The school’s official status as Class A state champions was merely awaiting the results of the one-act play competition.
Daniel explained that the school nearest them in the points standings was also in the one-act play finals but could not have gained enough points to catch Martins Mill.
The 139 points had another unofficial honor in being the most of any classification. Better yet, the state title comes at the expense of regional rival Lindsay, who had won eight of the last 10 Class A academic championships, the last four in a row.
“I’ve had the opportunity to coach some great students over the years, but never a group like this. I believe this year we had the most contestants and most state qualifiers in school history,” Daniel said.
“Thursday night at the state meet, when we ended the day with 51 points already, I knew we had something to build on. We were already 31 points in the lead,” she added.
That was before the meet got into the events where Martins Mill is an annual contender, literary criticism and spelling/vocabulary.
The literary criticism team of Zak Tharp, Seth Stephens, Natalie Watts and Cassie Reese ended atop the list. Daniel, though, said initially there was cause for concern.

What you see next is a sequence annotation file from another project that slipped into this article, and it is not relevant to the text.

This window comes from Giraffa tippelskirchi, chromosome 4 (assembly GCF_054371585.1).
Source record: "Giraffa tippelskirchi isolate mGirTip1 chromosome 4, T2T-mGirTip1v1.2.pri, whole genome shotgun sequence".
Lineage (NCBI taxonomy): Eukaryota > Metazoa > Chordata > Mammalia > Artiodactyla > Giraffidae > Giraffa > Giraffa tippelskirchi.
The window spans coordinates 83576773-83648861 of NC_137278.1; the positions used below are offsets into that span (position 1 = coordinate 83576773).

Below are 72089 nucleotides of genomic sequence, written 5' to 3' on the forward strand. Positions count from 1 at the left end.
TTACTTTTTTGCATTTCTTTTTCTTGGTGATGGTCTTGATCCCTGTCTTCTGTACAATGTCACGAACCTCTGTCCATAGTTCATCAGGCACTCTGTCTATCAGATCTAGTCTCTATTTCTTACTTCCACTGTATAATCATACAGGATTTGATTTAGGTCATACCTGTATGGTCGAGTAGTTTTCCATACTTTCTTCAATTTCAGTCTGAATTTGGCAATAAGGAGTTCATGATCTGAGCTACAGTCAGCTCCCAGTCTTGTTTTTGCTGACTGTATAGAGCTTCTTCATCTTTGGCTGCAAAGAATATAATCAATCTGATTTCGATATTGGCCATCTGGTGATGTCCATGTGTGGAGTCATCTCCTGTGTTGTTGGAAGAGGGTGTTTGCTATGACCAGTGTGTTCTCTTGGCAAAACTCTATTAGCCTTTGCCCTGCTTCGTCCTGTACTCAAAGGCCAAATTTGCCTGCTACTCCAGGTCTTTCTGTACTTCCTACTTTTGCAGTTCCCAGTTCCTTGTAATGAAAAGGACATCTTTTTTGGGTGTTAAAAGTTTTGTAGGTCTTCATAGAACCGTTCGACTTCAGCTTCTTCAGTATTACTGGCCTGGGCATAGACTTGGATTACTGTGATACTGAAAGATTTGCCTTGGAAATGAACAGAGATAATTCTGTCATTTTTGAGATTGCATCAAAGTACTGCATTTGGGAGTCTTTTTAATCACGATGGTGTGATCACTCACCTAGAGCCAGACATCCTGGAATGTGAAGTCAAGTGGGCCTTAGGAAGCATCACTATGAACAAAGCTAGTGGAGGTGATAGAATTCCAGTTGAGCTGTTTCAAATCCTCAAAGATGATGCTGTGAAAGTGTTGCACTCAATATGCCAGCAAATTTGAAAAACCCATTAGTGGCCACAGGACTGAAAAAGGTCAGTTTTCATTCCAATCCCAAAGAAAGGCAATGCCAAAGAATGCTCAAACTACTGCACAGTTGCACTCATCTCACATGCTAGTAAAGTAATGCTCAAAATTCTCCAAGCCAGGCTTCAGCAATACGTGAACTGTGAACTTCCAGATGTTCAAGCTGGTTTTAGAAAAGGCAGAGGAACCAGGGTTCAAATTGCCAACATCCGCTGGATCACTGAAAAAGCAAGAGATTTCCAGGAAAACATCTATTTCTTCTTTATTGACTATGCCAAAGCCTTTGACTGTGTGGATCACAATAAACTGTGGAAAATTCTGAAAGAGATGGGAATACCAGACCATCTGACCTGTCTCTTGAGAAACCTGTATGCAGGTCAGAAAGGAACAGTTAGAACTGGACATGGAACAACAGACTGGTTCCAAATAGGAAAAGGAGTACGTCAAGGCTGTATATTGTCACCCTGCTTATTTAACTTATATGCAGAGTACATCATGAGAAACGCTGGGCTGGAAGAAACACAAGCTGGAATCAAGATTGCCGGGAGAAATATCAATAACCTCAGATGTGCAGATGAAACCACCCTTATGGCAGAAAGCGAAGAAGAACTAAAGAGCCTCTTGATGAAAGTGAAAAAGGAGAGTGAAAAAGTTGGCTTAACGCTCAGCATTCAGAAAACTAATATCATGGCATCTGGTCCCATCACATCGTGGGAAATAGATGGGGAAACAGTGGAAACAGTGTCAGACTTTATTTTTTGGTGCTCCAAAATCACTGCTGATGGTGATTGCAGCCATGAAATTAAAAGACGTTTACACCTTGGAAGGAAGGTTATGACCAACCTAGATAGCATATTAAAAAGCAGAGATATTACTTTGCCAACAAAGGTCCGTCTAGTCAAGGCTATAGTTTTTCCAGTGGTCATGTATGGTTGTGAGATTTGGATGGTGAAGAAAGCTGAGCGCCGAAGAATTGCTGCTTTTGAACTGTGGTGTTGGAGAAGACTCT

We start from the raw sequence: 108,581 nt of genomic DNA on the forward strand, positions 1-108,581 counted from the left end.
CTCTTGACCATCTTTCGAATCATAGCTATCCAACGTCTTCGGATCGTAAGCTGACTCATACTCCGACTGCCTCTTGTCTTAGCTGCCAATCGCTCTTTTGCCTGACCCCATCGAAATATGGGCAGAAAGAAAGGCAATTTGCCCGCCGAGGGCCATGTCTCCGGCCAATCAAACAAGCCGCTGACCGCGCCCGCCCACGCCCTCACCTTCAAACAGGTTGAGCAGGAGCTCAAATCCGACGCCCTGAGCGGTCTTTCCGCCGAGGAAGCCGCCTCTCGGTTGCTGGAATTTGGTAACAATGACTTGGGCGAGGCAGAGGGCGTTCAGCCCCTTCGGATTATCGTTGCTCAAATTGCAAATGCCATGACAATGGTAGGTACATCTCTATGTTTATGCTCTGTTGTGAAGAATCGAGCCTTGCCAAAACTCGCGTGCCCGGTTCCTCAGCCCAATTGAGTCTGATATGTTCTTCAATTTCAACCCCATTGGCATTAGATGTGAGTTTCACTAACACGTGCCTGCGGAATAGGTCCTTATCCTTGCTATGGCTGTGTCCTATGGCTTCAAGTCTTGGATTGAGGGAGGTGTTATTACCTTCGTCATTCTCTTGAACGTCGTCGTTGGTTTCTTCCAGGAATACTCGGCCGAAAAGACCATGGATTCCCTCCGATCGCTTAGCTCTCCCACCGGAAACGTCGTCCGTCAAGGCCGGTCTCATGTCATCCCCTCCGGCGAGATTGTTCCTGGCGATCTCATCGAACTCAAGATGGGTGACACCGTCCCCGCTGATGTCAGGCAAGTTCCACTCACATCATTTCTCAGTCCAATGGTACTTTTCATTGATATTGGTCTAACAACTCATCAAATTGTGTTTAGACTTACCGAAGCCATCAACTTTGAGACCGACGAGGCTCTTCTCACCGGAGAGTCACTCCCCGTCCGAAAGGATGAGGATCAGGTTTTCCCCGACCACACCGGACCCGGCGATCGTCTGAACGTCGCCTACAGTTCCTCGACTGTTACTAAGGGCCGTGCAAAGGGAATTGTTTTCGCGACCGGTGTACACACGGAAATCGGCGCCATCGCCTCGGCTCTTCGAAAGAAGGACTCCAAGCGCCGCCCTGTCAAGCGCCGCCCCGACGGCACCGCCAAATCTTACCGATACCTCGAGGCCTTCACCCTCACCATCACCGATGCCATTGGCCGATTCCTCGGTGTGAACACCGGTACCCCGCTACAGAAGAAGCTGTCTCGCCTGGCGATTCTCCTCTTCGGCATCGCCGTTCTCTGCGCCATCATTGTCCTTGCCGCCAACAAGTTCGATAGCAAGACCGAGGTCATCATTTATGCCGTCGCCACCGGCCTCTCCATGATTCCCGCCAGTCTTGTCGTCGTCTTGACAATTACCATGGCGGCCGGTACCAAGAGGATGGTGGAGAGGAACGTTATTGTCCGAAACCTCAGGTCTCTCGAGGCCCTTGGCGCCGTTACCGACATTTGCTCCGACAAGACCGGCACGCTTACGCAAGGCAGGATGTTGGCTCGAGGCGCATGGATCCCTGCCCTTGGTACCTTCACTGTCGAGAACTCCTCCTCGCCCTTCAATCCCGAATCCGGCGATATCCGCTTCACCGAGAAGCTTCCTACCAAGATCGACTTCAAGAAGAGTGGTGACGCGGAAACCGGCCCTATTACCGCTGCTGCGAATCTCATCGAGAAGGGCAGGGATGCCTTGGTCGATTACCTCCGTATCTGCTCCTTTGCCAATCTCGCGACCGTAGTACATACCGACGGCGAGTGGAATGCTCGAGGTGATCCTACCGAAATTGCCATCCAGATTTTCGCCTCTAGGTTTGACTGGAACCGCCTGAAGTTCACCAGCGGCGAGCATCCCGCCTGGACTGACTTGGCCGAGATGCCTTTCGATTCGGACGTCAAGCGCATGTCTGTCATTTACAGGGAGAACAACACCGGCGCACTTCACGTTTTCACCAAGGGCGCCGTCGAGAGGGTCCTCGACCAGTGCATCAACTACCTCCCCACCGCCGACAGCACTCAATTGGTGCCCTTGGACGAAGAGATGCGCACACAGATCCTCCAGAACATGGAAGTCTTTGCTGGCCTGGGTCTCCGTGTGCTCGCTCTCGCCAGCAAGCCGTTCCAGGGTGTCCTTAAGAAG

“The literary criticism tests are getting harder and harder every year. Scores were down for everybody this year,” she said.
“This team was another example of competition among the teams making everybody perform better,” Daniel continued. “It also proves how important your fourth person on the team can be … Cassie Reese’s score at the regional meet (used in a tiebreaker) is why we got to state in the first place.”
The Spelling and Vocabulary team of Tamara Gamow, Megan LaFleur, Tori Dooley and Daniel Clark gave the school its second state championship in three years in that event.
“This was a team of real go-getters,” said event coach Terri Sartain. “They are self-motivated students with a desire to win.”
As an example, she noted Gamow, who finished third in the state meet, typed and studied 10 years of previous state-level competition words in preparation for this year’s meet.
Another bright spot for Martins Mill was poetry interpretation competitors Emily Williams, a senior, and Donald Jackson, a freshman. Those two finished third and fourth, respectively, at the state meet, while Zak Tharp placed third in prose interpretation.
“I’ve worked with some gifted kids before, but Emily, Donald and Zak have been a trio like none other. In the finals room for poetry interpretation, they all went with comedic pieces that relied so much on timing, and I thought Emily and Donald nailed it perfectly,” Daniel said.
If there was an absolute all-star for Martins Mill at the state meet, though, it would have to be Seth Stephens. By the end of the weekend, he was wearing five state medals.
“Seth went 3-for-3 placing in events at the state meet. He was personally responsible for 42 of our total points. That is just amazing,” said Daniel.